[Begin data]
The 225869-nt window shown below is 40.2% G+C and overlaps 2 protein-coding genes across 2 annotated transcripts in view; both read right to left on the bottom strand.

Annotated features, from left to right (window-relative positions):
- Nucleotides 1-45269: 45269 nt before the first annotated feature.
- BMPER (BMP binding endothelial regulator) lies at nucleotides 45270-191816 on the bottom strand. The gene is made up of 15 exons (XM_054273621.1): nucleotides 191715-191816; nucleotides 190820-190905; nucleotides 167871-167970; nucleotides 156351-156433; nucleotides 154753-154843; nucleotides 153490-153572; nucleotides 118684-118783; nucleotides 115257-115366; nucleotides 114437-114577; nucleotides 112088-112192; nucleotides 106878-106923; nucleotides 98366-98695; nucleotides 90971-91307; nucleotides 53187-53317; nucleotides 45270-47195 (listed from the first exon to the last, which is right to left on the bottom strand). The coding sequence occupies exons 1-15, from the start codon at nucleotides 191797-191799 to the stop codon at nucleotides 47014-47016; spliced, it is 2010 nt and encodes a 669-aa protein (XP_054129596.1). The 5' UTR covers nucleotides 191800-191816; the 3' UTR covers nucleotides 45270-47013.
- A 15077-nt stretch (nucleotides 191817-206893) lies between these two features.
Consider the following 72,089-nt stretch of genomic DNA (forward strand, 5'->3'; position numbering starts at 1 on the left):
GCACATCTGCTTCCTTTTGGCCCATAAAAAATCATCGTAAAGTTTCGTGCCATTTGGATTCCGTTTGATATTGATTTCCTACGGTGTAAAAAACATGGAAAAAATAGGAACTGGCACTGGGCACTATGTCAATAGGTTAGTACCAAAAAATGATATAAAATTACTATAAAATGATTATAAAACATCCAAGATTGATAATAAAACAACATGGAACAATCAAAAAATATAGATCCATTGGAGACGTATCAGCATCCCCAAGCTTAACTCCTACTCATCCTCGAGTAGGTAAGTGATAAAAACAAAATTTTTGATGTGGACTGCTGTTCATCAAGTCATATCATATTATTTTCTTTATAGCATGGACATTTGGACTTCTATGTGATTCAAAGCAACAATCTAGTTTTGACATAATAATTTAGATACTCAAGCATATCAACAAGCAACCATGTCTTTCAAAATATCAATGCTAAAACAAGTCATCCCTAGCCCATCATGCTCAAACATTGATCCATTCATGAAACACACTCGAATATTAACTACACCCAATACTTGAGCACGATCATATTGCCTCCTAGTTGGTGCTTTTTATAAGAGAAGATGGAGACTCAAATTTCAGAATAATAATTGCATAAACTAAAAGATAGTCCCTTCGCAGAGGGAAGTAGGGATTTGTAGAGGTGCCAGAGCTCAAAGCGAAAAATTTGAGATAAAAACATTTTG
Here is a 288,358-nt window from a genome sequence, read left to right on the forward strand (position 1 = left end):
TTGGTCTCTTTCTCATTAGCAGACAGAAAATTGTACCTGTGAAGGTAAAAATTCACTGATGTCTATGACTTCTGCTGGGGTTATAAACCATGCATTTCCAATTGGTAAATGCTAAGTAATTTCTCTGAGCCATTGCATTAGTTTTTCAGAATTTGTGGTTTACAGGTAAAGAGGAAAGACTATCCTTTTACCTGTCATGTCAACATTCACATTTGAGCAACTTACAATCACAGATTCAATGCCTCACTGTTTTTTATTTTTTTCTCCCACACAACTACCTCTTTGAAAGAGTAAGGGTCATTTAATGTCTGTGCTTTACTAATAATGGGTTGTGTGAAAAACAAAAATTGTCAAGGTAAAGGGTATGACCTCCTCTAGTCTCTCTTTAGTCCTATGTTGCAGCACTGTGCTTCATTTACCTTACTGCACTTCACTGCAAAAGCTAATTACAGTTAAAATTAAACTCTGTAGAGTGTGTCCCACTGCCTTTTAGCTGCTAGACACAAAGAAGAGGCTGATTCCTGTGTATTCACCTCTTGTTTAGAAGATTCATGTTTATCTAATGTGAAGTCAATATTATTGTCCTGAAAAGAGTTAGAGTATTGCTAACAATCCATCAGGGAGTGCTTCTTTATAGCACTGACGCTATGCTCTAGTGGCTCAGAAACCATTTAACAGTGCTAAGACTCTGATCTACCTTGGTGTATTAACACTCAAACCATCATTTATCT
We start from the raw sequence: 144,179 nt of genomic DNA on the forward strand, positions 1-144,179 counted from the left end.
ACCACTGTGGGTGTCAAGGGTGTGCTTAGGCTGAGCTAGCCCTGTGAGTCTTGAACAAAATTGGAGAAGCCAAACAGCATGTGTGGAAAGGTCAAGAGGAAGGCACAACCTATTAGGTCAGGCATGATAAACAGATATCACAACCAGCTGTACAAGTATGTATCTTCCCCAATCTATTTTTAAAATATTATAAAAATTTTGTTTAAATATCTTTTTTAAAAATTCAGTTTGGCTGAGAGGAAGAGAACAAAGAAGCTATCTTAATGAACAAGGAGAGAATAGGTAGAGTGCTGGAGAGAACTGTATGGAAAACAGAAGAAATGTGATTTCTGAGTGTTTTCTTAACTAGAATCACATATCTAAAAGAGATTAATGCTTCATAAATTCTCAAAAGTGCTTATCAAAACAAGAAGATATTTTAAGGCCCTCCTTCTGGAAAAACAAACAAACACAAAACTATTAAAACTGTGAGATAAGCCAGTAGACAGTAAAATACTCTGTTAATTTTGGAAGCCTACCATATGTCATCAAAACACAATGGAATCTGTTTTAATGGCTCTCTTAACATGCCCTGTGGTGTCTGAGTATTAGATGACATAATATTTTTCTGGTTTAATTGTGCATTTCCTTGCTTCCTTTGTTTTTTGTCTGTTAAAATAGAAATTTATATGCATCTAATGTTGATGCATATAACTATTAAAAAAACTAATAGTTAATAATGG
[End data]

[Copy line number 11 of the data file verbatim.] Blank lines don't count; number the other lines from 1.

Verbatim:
ACCACTGTGGGTGTCAAGGGTGTGCTTAGGCTGAGCTAGCCCTGTGAGTCTTGAACAAAATTGGAGAAGCCAAACAGCATGTGTGGAAAGGTCAAGAGGAAGGCACAACCTATTAGGTCAGGCATGATAAACAGATATCACAACCAGCTGTACAAGTATGTATCTTCCCCAATCTATTTTTAAAATATTATAAAAATTTTGTTTAAATATCTTTTTTAAAAATTCAGTTTGGCTGAGAGGAAGAGAACAAAGAAGCTATCTTAATGAACAAGGAGAGAATAGGTAGAGTGCTGGAGAGAACTGTATGGAAAACAGAAGAAATGTGATTTCTGAGTGTTTTCTTAACTAGAATCACATATCTAAAAGAGATTAATGCTTCATAAATTCTCAAAAGTGCTTATCAAAACAAGAAGATATTTTAAGGCCCTCCTTCTGGAAAAACAAACAAACACAAAACTATTAAAACTGTGAGATAAGCCAGTAGACAGTAAAATACTCTGTTAATTTTGGAAGCCTACCATATGTCATCAAAACACAATGGAATCTGTTTTAATGGCTCTCTTAACATGCCCTGTGGTGTCTGAGTATTAGATGACATAATATTTTTCTGGTTTAATTGTGCATTTCCTTGCTTCCTTTGTTTTTTGTCTGTTAAAATAGAAATTTATATGCATCTAATGTTGATGCATATAACTATTAAAAAAACTAATAGTTAATAATGG